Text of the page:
As I was setting up this website, I didn’t think anyone would understand what I was trying to accomplish.  I didn’t quite know what I was trying to accomplish either, except I wanted people to have access to all of the important information that took me an inordinate amount of time to find, so that they could make up their own minds about the direction the world is taking.  I had a very close relative say this to me after I had mentioned the destruction of the rainforest for cattle grazing, “My beef comes from Colorado so why do I care what the Brazilians do with their rainforest? How is the rainforest even related to water?” I was absolutely shocked that someone so close to me would so easily dismiss the impact of the rainforest because they were not located near it.  It made me angry, but it also made me understand that what people need is the why.  Why should we care? Well, answering that is what I’m hoping to accomplish with this website.

My goal is to minimize negative feelings that you as a reader may have towards change.  Most people are very attached to certain aspects of their lives, including material objects, wastefulness, bananas from Ecuador, or expensive cars and houses.  Yes, we will discuss things that make people uncomfortable.  Just remember, I’m not telling you you HAVE to change.  I’m providing you with information for YOU to be able to implement change if you decide.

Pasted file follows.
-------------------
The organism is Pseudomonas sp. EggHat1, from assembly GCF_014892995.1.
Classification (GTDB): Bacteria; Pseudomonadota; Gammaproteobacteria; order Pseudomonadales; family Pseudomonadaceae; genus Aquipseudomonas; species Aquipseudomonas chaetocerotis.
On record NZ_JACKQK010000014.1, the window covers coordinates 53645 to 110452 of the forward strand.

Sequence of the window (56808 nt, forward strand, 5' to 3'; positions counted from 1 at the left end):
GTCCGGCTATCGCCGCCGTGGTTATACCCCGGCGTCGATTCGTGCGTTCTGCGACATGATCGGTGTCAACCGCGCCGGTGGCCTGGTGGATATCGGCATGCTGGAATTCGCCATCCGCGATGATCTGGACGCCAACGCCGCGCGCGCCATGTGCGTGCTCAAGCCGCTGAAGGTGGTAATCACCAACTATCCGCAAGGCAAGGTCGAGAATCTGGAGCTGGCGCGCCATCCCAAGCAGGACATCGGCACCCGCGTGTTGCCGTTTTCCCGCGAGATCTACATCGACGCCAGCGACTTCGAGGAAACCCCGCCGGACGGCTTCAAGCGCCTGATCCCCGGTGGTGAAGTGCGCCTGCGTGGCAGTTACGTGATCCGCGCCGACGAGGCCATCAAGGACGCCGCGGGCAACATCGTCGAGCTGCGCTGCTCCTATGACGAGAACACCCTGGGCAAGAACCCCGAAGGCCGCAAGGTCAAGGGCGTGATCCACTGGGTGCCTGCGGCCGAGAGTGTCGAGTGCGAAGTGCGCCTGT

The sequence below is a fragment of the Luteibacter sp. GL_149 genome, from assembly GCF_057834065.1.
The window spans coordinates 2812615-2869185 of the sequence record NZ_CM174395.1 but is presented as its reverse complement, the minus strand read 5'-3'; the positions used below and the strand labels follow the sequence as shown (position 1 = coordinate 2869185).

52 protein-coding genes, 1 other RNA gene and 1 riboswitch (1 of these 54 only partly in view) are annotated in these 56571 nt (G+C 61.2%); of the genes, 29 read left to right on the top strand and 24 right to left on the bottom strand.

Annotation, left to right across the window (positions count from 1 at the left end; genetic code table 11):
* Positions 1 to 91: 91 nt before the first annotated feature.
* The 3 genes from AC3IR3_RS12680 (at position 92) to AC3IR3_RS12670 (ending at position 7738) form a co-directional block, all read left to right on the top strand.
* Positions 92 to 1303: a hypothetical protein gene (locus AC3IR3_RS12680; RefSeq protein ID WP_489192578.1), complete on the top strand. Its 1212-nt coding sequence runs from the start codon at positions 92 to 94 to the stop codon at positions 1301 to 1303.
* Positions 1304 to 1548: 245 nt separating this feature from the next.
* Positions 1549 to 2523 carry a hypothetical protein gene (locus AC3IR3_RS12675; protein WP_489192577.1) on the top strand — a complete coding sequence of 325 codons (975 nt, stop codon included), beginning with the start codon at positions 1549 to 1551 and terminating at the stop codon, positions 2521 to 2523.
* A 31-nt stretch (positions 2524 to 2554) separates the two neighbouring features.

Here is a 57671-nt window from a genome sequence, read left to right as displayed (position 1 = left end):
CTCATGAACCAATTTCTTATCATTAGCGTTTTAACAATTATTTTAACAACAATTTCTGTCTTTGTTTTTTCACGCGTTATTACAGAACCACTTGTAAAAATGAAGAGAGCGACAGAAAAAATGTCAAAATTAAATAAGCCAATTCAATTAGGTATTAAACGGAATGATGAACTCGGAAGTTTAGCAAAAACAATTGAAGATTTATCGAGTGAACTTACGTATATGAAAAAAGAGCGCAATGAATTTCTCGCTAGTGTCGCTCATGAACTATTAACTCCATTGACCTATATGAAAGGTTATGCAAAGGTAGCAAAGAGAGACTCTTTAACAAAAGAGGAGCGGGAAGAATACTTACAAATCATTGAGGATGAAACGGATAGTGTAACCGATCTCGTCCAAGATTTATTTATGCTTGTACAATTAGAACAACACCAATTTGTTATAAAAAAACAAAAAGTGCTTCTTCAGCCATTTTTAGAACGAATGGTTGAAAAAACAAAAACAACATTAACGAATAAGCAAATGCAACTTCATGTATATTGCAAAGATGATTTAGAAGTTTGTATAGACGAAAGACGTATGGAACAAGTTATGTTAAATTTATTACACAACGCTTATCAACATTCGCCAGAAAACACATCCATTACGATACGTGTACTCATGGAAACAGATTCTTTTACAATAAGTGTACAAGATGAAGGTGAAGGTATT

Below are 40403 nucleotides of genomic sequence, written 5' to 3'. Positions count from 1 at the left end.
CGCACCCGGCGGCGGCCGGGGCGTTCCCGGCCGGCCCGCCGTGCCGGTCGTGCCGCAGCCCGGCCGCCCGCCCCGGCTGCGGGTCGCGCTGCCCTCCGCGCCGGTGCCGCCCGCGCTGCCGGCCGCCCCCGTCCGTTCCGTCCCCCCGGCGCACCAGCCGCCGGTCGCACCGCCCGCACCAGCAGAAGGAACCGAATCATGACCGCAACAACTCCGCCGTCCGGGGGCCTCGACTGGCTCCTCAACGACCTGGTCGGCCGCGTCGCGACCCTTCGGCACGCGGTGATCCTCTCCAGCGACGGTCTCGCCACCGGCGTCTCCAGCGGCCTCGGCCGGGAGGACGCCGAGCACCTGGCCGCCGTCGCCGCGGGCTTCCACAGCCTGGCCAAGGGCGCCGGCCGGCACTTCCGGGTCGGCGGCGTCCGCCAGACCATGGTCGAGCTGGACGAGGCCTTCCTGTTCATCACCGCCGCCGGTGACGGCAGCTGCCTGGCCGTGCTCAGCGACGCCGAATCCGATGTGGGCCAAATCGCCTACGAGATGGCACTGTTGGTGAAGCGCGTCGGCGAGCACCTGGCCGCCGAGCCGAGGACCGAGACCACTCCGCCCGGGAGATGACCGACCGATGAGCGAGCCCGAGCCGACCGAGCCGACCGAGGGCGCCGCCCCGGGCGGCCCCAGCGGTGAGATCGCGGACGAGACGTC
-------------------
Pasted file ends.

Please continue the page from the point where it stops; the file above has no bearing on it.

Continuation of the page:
It is inevitable that along the way I will touch on controversial topics.  There is no way around this, since for every person who feels the same way I do, I feel that 5-10 people feel the opposite way.  There will always be disagreement in the world (which can be good!) and what I hope for is that if you choose to leave a comment, you do so with respect for others.  Fostering change through positivity I find is far more effective than change through anger or rudeness.

And finally, I will write a separate post on this topic, but wanted to bring it up here because I am aware this will be one of the most difficult issues to discuss.  What could it be, this terrifyingly, controversial, and hate-inspiring topic?  Why, food of course! Food is extremely emotional to us as people and between the cultural differences and moral differences, food can become TNT.  I ask that everyone tries to keep an open mind about topics related to food on this site.  As I mentioned, I will only provide information for you to make up your own mind about how you choose to eat, I will not tell you how to eat.   However, as we continue down this path I’m sure you will pick up on a recurrent trend that is undeniable when it comes to the future success of humans and how they eat on the Earth.  And since I personally eat a whole-foods, plant based diet I’m sure most of the recipes or food blogs I post will be either vegetarian or vegan.  Take no offense.  I just don’t visit other food blogs too often (except for Jamie Oliver’s site.  In his case I may take a meat-based recipe and make it meat and dairy free).

I’m so excited and hope you all are too!

Remember, be the change you want to see in the world.  Revolutions can occur one person at a time.